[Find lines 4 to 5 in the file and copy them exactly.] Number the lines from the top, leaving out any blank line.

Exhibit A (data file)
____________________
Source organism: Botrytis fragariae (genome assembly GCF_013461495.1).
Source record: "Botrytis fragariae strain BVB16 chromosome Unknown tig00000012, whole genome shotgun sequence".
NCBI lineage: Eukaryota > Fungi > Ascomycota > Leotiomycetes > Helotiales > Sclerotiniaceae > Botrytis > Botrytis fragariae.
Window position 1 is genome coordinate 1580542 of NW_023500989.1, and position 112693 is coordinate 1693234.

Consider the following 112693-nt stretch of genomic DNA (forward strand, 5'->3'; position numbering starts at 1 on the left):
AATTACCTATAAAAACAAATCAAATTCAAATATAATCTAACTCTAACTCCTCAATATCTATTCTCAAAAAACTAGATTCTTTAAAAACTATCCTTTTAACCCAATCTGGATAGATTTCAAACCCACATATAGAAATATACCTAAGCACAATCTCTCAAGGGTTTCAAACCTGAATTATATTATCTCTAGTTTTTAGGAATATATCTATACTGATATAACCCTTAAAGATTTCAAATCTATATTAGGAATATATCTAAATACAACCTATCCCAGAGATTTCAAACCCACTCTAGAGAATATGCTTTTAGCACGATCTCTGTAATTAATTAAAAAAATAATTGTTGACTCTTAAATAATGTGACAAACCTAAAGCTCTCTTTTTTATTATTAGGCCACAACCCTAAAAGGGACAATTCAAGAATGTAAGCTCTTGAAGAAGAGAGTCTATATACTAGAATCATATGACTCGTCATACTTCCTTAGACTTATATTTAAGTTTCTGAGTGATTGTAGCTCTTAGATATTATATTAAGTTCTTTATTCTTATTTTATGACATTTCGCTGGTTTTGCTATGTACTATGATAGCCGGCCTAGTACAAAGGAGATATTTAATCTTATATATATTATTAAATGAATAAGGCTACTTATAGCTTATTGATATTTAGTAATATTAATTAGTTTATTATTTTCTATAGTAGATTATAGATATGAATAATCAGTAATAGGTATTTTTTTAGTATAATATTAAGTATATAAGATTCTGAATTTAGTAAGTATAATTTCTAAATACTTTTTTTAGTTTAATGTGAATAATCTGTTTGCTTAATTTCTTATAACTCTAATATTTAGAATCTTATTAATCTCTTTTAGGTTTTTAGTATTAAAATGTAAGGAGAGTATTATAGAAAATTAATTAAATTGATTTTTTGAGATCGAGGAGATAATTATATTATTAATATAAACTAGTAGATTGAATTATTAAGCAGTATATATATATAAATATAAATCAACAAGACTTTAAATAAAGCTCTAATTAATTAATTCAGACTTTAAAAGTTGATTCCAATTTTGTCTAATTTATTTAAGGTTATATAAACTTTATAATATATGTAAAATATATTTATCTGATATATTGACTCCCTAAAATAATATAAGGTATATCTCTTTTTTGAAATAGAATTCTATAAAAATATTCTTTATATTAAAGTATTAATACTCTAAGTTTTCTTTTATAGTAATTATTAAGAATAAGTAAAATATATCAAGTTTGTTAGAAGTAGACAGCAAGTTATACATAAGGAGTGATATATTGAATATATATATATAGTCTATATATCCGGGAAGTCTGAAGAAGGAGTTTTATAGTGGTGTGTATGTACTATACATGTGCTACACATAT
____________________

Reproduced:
Window position 1 is genome coordinate 1580542 of NW_023500989.1, and position 112693 is coordinate 1693234.

Consider the following 112693-nt stretch of genomic DNA (forward strand, 5'->3'; position numbering starts at 1 on the left):